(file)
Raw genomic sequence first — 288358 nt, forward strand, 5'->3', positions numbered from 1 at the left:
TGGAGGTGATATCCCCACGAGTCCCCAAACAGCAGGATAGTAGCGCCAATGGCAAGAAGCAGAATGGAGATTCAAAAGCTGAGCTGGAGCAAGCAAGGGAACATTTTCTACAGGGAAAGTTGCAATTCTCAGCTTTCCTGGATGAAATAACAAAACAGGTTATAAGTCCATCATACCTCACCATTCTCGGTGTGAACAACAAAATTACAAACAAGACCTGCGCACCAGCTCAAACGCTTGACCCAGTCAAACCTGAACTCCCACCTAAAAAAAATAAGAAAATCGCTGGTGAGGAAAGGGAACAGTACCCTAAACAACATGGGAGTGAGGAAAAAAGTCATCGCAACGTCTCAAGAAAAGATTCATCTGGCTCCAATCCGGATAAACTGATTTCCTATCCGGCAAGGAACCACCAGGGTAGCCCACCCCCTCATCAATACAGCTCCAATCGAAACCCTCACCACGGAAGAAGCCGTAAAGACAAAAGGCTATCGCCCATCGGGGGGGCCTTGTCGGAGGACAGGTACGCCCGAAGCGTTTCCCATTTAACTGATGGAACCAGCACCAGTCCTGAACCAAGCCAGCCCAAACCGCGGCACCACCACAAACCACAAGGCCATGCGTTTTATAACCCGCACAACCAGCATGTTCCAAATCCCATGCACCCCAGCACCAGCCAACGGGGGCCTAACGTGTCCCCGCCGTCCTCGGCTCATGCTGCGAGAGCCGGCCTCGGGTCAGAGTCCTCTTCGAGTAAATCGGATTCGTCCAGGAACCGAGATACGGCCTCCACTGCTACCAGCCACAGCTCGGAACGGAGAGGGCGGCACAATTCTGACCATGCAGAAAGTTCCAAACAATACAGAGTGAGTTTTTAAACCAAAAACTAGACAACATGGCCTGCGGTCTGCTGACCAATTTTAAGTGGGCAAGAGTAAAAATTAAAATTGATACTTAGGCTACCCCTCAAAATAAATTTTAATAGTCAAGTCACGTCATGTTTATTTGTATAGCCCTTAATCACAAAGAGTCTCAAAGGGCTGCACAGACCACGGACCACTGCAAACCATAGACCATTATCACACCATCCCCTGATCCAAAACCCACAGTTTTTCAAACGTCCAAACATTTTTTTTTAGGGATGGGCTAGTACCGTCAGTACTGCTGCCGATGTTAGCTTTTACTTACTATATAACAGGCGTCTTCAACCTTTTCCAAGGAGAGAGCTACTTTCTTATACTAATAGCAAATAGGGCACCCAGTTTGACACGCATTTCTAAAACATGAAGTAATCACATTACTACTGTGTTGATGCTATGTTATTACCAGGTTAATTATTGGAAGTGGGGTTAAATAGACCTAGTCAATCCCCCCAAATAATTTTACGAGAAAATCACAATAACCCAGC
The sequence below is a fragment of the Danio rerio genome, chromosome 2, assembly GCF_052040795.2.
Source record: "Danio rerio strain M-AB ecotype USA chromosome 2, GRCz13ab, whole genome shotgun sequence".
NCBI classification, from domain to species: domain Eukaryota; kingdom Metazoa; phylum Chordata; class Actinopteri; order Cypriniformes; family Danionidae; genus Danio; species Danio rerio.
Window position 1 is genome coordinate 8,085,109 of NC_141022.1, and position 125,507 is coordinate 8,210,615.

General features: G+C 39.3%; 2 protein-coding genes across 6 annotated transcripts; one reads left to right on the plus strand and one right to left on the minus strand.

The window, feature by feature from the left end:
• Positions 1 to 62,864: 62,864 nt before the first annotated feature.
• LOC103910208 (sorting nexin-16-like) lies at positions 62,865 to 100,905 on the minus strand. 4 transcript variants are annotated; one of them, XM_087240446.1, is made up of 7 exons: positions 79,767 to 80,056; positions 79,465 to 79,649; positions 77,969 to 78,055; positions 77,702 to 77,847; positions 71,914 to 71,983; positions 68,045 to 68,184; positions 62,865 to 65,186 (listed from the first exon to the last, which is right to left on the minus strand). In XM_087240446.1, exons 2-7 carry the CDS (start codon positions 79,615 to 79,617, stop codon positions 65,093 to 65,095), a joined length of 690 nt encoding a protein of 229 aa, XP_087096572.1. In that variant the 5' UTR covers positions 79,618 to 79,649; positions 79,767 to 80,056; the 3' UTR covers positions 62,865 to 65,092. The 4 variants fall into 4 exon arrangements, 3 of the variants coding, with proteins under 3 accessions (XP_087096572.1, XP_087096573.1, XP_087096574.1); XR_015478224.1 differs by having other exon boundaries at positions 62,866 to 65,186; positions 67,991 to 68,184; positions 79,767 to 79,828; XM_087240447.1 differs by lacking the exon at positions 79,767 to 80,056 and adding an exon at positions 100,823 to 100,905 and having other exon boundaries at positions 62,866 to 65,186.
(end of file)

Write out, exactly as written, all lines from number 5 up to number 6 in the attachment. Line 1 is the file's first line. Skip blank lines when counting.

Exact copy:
NCBI classification, from domain to species: domain Eukaryota; kingdom Metazoa; phylum Chordata; class Actinopteri; order Cypriniformes; family Danionidae; genus Danio; species Danio rerio.
Window position 1 is genome coordinate 8,085,109 of NC_141022.1, and position 125,507 is coordinate 8,210,615.